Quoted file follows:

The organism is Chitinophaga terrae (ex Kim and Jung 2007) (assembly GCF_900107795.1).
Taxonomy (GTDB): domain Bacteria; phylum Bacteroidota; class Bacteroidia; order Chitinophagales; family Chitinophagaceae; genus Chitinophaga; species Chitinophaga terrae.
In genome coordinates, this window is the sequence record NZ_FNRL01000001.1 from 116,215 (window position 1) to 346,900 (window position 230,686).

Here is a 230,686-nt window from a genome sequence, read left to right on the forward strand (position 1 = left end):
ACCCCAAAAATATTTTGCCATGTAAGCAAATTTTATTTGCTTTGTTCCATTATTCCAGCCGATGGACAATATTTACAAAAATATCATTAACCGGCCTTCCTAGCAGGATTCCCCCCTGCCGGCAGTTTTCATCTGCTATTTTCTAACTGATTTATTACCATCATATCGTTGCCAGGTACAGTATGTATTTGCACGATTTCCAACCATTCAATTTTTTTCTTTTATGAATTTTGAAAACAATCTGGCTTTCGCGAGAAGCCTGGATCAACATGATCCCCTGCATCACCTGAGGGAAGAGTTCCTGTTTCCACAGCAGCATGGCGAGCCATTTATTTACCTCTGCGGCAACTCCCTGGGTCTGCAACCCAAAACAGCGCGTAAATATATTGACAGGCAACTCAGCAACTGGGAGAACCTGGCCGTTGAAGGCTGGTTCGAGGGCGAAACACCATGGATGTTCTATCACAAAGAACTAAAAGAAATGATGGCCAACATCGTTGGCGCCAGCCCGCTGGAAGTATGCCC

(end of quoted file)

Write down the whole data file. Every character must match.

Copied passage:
The organism is Chitinophaga terrae (ex Kim and Jung 2007) (assembly GCF_900107795.1).
Taxonomy (GTDB): domain Bacteria; phylum Bacteroidota; class Bacteroidia; order Chitinophagales; family Chitinophagaceae; genus Chitinophaga; species Chitinophaga terrae.
In genome coordinates, this window is the sequence record NZ_FNRL01000001.1 from 116,215 (window position 1) to 346,900 (window position 230,686).

Here is a 230,686-nt window from a genome sequence, read left to right on the forward strand (position 1 = left end):
ACCCCAAAAATATTTTGCCATGTAAGCAAATTTTATTTGCTTTGTTCCATTATTCCAGCCGATGGACAATATTTACAAAAATATCATTAACCGGCCTTCCTAGCAGGATTCCCCCCTGCCGGCAGTTTTCATCTGCTATTTTCTAACTGATTTATTACCATCATATCGTTGCCAGGTACAGTATGTATTTGCACGATTTCCAACCATTCAATTTTTTTCTTTTATGAATTTTGAAAACAATCTGGCTTTCGCGAGAAGCCTGGATCAACATGATCCCCTGCATCACCTGAGGGAAGAGTTCCTGTTTCCACAGCAGCATGGCGAGCCATTTATTTACCTCTGCGGCAACTCCCTGGGTCTGCAACCCAAAACAGCGCGTAAATATATTGACAGGCAACTCAGCAACTGGGAGAACCTGGCCGTTGAAGGCTGGTTCGAGGGCGAAACACCATGGATGTTCTATCACAAAGAACTAAAAGAAATGATGGCCAACATCGTTGGCGCCAGCCCGCTGGAAGTATGCCC